I didn’t truly know the meaning of this term until I bought my van.
As I drove away from the seller’s house on that brisk April day, my stomach sank. I had just emptied my bank account and given the money to a complete stranger. I had completely crippled myself financially for a 13 year-old recreational vehicle with 229,000 hard-earned miles (368,500 kilometers).
The regret was real, but it didn’t stick around long.
It took one journey into the mountains to realize that I had bought more than just a vehicle. I had bought freedom. A chance at a simpler, more mobile life. Home was no longer a structure, bound to the Earth by cylinders of cement. Home had four wheels and a full tank of gas.
The Van, the Myth, the Legend
During its several years on the road, Ol’ Champ (formerly Vanarchy) has built itself quite the reputation. It is known far and wide for its ability to climb up dusty mountain roads, blast music on its high quality sound system, and provide a comfortable and carefree quality of life for anyone who inhabits it.
Here are some features that makes the van so great:
A Compact, Efficient Layout
24 square feet of living space is not a lot of room to work with, yet my van does absolutely everything I ask it to. Because the van is the length of a typical sedan it is able to fit in any parking space and navigate well in tight spaces. Less is more.
Sometimes it’s good to go unnoticed. Drawing unnecessary attention to your van can create problems (theft, midnight visits from cops/security). The van’s small stature coupled with the fact that no light escapes to the outside helps the vehicle blend in well to its environment.
Anyone attempting to break into the van will be met rudely by an insanely loud Viper alarm system. Often times, I’ll find myself parked in unsavory neighborhoods, but the peace of mind from the alarm will help me fall asleep and stay asleep.
This van absolutely thrives on slick roads and on bumpy mountain trails. Giving power to all four wheels gives me the potential to explore deeper and drive safer.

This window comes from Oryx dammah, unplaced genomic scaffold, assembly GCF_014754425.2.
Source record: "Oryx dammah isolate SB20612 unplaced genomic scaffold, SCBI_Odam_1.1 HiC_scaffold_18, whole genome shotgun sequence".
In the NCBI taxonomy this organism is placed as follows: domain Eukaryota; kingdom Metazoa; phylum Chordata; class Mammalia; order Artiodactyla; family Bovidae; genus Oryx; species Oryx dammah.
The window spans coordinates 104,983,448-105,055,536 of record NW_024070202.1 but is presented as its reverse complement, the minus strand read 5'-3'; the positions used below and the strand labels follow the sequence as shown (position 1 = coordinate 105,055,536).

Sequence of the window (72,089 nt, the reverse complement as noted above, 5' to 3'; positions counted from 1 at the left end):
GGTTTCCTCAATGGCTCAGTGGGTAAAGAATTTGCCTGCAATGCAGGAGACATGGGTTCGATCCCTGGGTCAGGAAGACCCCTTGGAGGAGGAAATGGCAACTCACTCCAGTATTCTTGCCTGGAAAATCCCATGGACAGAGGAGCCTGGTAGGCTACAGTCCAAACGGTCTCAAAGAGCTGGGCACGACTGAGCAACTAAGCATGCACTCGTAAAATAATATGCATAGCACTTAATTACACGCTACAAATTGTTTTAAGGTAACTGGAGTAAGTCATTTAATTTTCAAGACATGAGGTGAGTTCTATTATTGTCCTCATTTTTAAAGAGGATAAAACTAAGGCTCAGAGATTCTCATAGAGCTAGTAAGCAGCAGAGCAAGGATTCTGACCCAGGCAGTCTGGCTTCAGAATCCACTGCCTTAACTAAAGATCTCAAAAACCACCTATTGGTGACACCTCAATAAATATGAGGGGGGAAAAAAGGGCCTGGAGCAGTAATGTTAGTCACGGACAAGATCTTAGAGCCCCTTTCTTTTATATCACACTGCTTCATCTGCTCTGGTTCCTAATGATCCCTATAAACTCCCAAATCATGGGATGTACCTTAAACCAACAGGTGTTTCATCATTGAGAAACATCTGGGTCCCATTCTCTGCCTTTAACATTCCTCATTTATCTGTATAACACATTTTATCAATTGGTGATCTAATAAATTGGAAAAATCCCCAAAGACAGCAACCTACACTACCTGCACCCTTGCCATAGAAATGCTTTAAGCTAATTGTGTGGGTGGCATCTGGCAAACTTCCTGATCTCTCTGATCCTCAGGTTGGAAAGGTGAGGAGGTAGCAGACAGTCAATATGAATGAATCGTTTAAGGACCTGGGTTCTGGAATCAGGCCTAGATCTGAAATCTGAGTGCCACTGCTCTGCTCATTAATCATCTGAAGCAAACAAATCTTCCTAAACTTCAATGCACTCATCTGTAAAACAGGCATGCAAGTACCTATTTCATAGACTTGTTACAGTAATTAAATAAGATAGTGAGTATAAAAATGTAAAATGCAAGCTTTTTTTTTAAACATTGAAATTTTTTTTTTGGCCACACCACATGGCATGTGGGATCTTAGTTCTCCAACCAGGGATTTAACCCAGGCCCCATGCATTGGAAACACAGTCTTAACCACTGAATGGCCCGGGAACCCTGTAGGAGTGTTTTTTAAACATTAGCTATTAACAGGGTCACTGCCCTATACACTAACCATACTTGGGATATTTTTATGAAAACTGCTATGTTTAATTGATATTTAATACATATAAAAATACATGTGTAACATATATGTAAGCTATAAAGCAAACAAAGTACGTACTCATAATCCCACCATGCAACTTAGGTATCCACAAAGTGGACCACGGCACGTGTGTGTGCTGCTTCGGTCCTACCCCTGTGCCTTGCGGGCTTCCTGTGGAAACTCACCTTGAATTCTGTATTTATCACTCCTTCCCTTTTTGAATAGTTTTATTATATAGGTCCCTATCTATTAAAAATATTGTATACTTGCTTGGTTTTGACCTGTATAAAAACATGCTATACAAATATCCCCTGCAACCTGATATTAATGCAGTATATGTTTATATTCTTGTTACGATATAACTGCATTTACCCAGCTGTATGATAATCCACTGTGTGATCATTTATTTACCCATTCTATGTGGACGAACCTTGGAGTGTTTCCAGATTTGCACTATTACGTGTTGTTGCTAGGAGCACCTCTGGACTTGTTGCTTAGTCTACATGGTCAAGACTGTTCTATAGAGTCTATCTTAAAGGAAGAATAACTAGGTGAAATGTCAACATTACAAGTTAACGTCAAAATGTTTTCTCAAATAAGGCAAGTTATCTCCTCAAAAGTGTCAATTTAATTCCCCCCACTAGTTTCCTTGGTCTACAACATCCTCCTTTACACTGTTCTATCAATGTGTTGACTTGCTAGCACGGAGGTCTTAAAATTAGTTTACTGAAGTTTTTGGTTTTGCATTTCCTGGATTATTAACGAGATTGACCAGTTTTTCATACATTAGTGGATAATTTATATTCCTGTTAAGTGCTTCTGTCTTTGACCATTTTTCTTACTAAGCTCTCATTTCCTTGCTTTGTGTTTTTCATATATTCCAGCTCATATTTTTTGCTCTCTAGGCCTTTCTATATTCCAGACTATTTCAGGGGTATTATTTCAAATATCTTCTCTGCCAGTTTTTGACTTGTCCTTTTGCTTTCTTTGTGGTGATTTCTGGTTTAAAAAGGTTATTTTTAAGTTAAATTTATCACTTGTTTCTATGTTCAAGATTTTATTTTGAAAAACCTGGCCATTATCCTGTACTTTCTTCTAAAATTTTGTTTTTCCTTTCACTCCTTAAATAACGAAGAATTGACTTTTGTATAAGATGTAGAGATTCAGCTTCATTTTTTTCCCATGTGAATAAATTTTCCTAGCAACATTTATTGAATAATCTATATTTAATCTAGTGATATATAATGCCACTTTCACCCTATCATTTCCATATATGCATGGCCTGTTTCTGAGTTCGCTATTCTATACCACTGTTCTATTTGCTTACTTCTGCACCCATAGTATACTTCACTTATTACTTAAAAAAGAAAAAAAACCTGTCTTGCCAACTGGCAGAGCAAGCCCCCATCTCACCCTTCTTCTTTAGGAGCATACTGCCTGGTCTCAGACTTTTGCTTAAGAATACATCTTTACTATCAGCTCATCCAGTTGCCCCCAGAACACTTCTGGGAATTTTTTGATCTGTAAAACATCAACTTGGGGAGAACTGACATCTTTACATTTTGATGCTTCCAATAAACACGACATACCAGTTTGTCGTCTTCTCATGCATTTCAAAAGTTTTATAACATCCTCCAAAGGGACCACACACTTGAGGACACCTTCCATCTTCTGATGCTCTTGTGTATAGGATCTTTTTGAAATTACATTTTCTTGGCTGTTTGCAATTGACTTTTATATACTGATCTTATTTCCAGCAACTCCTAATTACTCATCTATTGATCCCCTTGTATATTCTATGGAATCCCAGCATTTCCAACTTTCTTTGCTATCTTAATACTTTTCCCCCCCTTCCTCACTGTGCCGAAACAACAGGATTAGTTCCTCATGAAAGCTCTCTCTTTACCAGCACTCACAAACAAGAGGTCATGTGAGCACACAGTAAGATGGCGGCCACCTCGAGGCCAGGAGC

A night of good sleep is absolutely essential. I bought a memory foam mattress pad to add extra comfort to the van’s original twin sized mattress. It has been the best addition I have made to the van. I sleep like a baby (a good set of earplugs also helps).
While I’m driving the van, the alternator charges an external battery through an inverter. This means I have power to charge my devices, play music, and light the inside of the van without drawing power from the car’s main battery.
Eventually I would love to move to a solar powered setup, which would allow me to have virtually unlimited energy on the road.
My two Yakima Skyboxes are absolutely essential to my existence in the van. Utilizing copious storage above the van allows me to simplify my life inside.
I stash the following up above, with room for more:
In addition to the skyboxes, the van also has three pullout drawers below the bed, a small closet to hang clothes, and multiple storage compartments throughout.
My external battery, comfy camping chair, fold down table, mobile WiFi hotspot, and laptop give me the opportunity to maintain my website from the comfort of my van.
Much of this website was created surrounded by the fresh air of the Colorado mountains. You’d be surprised where you can get cell service.
When I’m not in ‘stealth mode’, chances are I’m listening to my favorite music on my van’s incredibly powerful stereo system. And I’m listening to it loudly. Very, very loudly.
The stereo draws power from the external power system when the van isn’t running, which allows me to listen to music, podcasts, and watch movies with no danger of draining the main battery.
The van is always stocked with gallons of clean and pure water thanks to my Berkey Water Filter. Its thorough gravity fed carbon/charcoal filters can turn water from a dirty gas station or a mucky pond into crystal clear drinking water.
Gone are the days of drinking questionable tap water and overpaying to buy it bottled.
Cold Drinks and Food
I dream of one day installing solar panels and a mini-fridge in the van, but until then I’ll just have to rely on my trusty Orca cooler to keep my drinks cold and my food fresh. Orca coolers hold ice longer than Yeti or any other high end brands. Check it out for yourself.
Sleeping two people and a dog in 24 square feet (3 square meters) can make living conditions stuffy to say the least. My two way ventilation fan can bring fresh outside air in or pull stagnant van air out. It also creates great white noise to drown out the inevitable outside happenings (ignorance is bliss).